BRUSSELS – Is the euro crisis any closer to a resolution? Europe’s leaders have promised to devise by the end of this month a comprehensive package not only to end the crisis, but also to preserve the euro’s stability. Unfortunately, they are unlikely to succeed, because most of the elements of the package revealed so far address the symptoms of the crisis, not its underlying causes.
German Chancellor Angela Merkel likes to emphasize, rightly, that one should not speak of a “euro crisis,” but of a “debt crisis.” If she had added that this is a crisis of both sovereign and bank debt, she would have been even more right.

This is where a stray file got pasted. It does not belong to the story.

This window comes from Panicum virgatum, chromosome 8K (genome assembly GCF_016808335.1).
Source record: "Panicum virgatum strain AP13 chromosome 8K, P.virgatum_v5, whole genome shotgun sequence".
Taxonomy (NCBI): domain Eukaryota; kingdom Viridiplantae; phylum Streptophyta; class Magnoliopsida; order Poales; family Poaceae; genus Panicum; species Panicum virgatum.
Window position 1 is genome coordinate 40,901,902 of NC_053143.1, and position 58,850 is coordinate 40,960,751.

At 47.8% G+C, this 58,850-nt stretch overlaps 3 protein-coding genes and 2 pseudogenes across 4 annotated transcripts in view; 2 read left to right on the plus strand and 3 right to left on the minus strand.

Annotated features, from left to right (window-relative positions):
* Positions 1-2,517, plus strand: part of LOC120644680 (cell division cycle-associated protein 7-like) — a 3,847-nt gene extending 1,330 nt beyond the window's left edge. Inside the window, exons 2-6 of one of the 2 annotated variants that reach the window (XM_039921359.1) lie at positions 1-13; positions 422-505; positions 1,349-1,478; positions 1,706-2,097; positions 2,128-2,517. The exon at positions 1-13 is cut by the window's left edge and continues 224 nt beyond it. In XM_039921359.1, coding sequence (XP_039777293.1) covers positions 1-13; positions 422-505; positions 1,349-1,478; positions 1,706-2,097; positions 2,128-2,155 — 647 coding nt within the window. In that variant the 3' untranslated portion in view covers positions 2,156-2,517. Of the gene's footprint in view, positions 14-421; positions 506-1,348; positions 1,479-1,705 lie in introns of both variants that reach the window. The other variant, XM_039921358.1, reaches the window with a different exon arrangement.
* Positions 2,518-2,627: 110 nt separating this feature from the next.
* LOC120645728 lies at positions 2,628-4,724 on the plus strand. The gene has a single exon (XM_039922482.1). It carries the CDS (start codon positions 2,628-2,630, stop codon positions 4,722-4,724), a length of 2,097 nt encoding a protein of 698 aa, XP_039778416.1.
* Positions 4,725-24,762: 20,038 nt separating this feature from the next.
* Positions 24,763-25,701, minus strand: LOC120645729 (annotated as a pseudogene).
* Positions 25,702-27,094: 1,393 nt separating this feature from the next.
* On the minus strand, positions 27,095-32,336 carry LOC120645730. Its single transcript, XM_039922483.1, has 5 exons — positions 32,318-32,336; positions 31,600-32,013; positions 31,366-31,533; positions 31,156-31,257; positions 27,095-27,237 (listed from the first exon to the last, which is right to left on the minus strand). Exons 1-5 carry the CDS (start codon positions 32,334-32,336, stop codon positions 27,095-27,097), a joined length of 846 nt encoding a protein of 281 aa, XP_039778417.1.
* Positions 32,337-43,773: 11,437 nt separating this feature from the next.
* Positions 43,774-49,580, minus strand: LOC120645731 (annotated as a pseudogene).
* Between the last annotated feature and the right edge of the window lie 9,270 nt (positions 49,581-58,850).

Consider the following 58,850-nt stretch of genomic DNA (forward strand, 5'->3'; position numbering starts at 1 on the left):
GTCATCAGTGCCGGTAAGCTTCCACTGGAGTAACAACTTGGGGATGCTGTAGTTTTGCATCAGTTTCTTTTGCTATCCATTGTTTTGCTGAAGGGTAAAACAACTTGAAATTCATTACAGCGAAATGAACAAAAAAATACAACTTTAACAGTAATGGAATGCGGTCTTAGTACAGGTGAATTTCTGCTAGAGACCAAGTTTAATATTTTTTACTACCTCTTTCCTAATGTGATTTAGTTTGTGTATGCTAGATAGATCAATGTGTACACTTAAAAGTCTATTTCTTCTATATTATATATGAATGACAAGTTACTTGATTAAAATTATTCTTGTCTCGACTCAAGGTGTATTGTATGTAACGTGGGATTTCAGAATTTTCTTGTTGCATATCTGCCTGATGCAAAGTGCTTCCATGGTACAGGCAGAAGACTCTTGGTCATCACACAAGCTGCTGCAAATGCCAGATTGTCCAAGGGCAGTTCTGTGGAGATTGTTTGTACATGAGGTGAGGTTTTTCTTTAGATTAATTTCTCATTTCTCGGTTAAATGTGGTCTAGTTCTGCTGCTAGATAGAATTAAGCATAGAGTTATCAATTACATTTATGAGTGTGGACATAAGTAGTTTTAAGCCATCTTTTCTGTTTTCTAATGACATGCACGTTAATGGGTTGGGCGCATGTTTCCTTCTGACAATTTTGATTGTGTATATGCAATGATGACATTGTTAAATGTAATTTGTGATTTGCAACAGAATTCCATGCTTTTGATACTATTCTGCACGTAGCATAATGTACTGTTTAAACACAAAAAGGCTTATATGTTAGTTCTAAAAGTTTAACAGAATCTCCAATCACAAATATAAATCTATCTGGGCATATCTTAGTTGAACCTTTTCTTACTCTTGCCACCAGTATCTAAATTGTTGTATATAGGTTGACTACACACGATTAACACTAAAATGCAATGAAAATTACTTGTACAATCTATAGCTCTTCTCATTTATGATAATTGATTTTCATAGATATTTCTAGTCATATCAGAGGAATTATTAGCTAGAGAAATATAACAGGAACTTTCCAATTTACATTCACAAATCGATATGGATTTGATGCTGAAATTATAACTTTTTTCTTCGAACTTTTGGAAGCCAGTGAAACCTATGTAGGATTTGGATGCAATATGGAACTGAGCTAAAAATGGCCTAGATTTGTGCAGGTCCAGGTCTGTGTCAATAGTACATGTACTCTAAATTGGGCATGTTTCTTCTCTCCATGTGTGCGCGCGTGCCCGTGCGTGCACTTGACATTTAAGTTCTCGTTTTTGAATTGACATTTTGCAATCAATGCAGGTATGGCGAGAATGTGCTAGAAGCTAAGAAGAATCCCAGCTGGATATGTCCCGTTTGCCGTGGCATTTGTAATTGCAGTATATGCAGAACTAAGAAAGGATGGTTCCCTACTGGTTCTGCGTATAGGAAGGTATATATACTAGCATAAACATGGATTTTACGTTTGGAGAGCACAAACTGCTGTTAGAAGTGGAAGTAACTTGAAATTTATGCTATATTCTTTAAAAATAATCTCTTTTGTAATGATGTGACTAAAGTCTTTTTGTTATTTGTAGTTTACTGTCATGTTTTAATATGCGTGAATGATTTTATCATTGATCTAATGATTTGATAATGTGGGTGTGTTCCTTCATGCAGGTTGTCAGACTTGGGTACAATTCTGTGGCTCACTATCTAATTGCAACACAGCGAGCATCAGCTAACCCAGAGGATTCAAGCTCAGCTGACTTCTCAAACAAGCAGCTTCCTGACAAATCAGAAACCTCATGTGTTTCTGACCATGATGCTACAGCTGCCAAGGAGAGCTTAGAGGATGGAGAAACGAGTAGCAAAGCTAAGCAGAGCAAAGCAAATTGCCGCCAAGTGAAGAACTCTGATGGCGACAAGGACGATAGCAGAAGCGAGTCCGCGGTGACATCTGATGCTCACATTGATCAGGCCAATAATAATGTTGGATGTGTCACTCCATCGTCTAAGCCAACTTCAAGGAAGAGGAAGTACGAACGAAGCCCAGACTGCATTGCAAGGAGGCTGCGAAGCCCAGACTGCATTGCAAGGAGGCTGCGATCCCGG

But an immediate corollary of this diagnosis is that dealing with this crisis requires finding a solution to the debt problem – that is, the problem of over-indebted sovereigns and insolvent banks. Unfortunately, nothing is being done on either of these crucial fronts.
The new complex mechanisms for economic-policy coordination that dominate the European Union’s agenda might be useful in pushing eurozone member countries to adopt more sensible policies to increase their economies’ competitiveness and strengthen their fiscal positions. But one should remember that, until recently, Ireland and to some extent Spain were held up as shining examples of competitive economies that created a record number of jobs.